Furthermore, Montesquieu reports that foreigners found to be illegally voting in the Athenian assembly paid the supreme penalty: death. Such was the price Athenian democrats extracted from those who would dilute the sovereignty of the people and the state. Restriction of citizenship is one of the most striking aspects in the development of the West’s first and most famous democracy (the other striking aspect, for me, is the Athenian lawgiver Solon’s institution of debt forgiveness).

In contrast with Athenian democracy, the Spartans had an admired “mixed constitution” with monarchical, oligarchic, and democratic elements, leaning towards aristocracy. Full citizens, known as Spartiates, ruled as a unique class of professional soldiers over a native population of helots (“probably just about the most difficult and contentious institution in the entire Greek world,” notes Plato[9]). The Spartan lawgiver Lycurgus had given that state its peculiar institutions, demanding systematic military training of the youth, eating in common mess halls to unite the citizens, and measures to improve their biological quality (including the killing of deformed newborns). Sparta also had laws to improve fertility: fathers with three sons were relieved from military service and those with four sons paid no taxes (Aristotle, Politics, 1270B6).

Lycurgus instituted a harsh system. And yet, it was through such laws, and the unity and disciplined that resulted, that Sparta, numbering perhaps 50,000, had the power to defeat a far richer and more populous Athens of 250,000 in the Peloponnesian War. And prior to this, Athenian and Spartan power together had been necessary to save Greece from total destruction in the Persian Wars. Indeed, the sacrifice of the Spartan King Leonidas and his 300 men at Thermopylae resonates even in popular culture to this day, most recently with the 300 films. In his Laws, Plato recounts what would have happened to Greece had the city-states been too weak and the Persians triumphed:

If it hadn’t been for the joint determination of the Athenians and the Spartans to resist the slavery that threatened them, we should have by now virtually a complete mixture of the races — Greek with Greek, Greek with barbarian, and barbarian with Greek. We can see a parallel in the nations whom the Persians lord it over today: they have been split up and then horribly jumbled together again into the scattered communities in which they now live.[10]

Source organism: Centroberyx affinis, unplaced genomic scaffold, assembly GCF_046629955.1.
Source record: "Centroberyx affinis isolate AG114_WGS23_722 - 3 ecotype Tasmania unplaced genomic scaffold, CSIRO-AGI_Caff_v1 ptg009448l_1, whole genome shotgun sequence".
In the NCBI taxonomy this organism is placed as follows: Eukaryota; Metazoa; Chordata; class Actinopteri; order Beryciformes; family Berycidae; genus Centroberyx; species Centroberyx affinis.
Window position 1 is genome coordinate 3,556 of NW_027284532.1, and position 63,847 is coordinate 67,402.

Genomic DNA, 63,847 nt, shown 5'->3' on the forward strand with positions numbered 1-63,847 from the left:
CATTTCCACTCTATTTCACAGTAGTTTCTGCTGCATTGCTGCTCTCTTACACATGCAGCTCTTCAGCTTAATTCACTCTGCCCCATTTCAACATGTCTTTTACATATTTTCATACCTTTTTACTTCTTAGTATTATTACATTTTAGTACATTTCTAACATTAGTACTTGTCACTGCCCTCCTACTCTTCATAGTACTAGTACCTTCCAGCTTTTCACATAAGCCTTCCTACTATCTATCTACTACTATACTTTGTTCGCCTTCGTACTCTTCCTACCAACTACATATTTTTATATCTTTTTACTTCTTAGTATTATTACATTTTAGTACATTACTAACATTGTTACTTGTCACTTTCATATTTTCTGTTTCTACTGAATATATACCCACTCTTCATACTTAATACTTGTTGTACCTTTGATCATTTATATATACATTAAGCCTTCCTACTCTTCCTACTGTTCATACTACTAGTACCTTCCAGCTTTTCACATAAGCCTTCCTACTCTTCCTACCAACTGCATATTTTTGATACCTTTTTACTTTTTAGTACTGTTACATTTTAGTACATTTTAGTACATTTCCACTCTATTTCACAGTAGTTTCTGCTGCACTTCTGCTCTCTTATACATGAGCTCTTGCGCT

And that would have been the end of the Greek people and their unparalleled cultural achievements, and Western civilization as we know it would not exist. Fortunately, “the Persian attack on the Greeks — on virtually everyone living in Europe,” failed.[11]

The Greeks themselves recognized that, whatever loyalty each had to their polis, there was a wider spiritual, cultural, and ethnic kinship among all Greeks. This was celebrated through joint religious festivals and the Olympic Games. In light of their shared blood and culture, the Greeks believed that they should be more gentle with one another and unite against barbarian aggressors, but political divisions meant they rarely attained this ideal.

Go to Part 2

[1]    Everyone will have their own preferences, but based on my readings I recommend, in a roughly ascending order of difficulty:

  • Marcus Aurelius’ Meditations and/or Xenophon’s Socratic dialogues.
  • Plato’s early dialogues dealing with the trial and death of Socrates (Euthyphro, Apology, Crito, Phaedo), and possibly Julian’s philosophical works (To the Uneducated Cynics, To the Cynic Heracleios, Letter to Themistius the Philosopher, Fragment of a Letter to a Priest).
  • Plato’s Republic

There are of course many other fine works and sources (Aristotle’s Politics, Beothius’ Consolation of Philosophy, the fragments of pre-Socratics, Sophists, and Diogenes . . .). Not to mention non-philosophical works such as Homer’s Odyssey, which can be read like a novel. Most can be acquired cheaply from Penguin and Oxford World’s Classics (beautiful little paperbacks), or for free online through Wikisource or

[2] Hesiod, Theogony, 96-129, in Hesiod (trans. M. L. West), Theogony and Works and Days (Oxford: Oxford World’s Classics, 1988).

[3] Ed. and trans. Robin Waterfield, The First Philosophers: The Presocratics and Sophists (Oxford: Oxford World’s Classics, 2000), p. 40.

[4]    Homer (trans. Walter Shrewing), The Odyssey (Oxford: Oxford World’s Classics, 1980), p. 24.

[5]    Ibid., p. 16.

[6]    Ibid., p. 84.

[7]    Ibid., p. 13.

[8]    Ibid., p. 36.

[9]    Plato, Laws, 776c, in Plato (ed. John Cooper), Complete Works (Indianapolis: Hackett Publishing Company, 1997).

[10]  Ibid., 693a.

[11]  Ibid., 698b.